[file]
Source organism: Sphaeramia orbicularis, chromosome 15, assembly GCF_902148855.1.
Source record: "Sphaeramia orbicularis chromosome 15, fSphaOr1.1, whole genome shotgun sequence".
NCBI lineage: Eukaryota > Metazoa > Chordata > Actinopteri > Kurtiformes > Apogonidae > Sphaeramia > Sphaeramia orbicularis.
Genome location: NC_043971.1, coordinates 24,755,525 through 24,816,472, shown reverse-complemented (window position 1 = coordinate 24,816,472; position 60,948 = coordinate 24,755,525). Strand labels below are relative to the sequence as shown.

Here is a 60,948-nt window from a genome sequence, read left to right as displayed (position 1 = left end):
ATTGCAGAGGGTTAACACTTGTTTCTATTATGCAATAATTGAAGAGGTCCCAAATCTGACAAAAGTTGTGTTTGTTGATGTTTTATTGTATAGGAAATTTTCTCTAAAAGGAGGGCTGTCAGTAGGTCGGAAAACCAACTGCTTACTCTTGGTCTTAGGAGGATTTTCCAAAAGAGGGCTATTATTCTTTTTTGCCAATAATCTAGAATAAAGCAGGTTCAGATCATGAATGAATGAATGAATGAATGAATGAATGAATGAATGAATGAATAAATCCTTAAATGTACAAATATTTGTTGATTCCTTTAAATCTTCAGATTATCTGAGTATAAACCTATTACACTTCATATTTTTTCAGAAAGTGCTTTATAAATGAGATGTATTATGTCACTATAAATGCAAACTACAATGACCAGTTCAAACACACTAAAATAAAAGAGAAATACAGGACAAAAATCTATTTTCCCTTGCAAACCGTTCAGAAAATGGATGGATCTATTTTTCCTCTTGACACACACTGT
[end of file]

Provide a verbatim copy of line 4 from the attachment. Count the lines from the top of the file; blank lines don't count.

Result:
Genome location: NC_043971.1, coordinates 24,755,525 through 24,816,472, shown reverse-complemented (window position 1 = coordinate 24,816,472; position 60,948 = coordinate 24,755,525). Strand labels below are relative to the sequence as shown.